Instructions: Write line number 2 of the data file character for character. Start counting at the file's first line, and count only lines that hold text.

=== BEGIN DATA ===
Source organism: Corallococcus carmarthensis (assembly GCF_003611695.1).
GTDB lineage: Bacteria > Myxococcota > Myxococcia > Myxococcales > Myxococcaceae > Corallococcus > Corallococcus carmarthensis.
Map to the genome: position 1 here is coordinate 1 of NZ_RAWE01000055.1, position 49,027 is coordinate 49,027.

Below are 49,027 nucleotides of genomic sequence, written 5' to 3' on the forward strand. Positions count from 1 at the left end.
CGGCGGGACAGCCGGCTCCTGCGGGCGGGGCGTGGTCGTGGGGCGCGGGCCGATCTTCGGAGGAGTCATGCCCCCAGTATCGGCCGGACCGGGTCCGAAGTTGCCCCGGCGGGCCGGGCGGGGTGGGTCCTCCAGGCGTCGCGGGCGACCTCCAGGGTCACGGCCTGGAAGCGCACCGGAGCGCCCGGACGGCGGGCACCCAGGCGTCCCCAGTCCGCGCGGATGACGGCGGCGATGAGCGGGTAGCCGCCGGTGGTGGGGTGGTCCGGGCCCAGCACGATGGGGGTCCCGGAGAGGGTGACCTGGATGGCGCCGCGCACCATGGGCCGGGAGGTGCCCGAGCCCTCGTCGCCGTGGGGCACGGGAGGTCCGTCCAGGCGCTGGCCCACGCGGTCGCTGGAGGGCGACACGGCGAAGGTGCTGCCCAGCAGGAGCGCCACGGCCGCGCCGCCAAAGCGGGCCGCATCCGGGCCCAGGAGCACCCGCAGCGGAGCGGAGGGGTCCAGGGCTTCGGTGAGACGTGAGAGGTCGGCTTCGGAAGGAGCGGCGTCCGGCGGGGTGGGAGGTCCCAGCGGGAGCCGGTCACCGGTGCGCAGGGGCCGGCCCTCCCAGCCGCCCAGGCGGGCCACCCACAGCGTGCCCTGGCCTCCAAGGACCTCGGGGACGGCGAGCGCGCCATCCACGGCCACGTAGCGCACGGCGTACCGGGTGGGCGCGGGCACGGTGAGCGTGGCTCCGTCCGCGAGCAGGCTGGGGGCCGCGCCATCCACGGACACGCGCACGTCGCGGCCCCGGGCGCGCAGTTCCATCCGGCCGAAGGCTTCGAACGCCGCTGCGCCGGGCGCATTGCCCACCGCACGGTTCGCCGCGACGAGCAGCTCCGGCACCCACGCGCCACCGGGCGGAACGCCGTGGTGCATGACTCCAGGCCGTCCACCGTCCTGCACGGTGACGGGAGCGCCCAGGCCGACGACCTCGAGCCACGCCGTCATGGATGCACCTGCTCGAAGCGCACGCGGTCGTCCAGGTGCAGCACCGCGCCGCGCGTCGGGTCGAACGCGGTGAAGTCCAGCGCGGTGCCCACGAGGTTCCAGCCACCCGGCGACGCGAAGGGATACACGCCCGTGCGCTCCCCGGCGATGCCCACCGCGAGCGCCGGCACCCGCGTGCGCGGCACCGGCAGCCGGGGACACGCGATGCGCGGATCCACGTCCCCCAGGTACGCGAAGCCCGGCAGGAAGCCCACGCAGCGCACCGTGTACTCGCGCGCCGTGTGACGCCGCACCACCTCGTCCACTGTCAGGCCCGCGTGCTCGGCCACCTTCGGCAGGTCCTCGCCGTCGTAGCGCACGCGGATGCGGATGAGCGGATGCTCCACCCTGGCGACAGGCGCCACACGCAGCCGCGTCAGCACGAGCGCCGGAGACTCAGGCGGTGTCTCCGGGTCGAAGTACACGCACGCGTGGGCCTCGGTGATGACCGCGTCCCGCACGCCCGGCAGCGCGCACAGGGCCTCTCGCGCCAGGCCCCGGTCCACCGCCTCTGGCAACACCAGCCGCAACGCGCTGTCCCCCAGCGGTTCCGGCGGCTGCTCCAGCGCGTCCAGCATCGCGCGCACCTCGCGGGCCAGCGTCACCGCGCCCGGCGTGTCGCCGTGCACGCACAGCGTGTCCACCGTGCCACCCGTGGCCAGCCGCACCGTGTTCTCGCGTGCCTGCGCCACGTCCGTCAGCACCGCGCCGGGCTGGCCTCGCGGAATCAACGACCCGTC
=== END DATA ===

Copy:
GTDB lineage: Bacteria > Myxococcota > Myxococcia > Myxococcales > Myxococcaceae > Corallococcus > Corallococcus carmarthensis.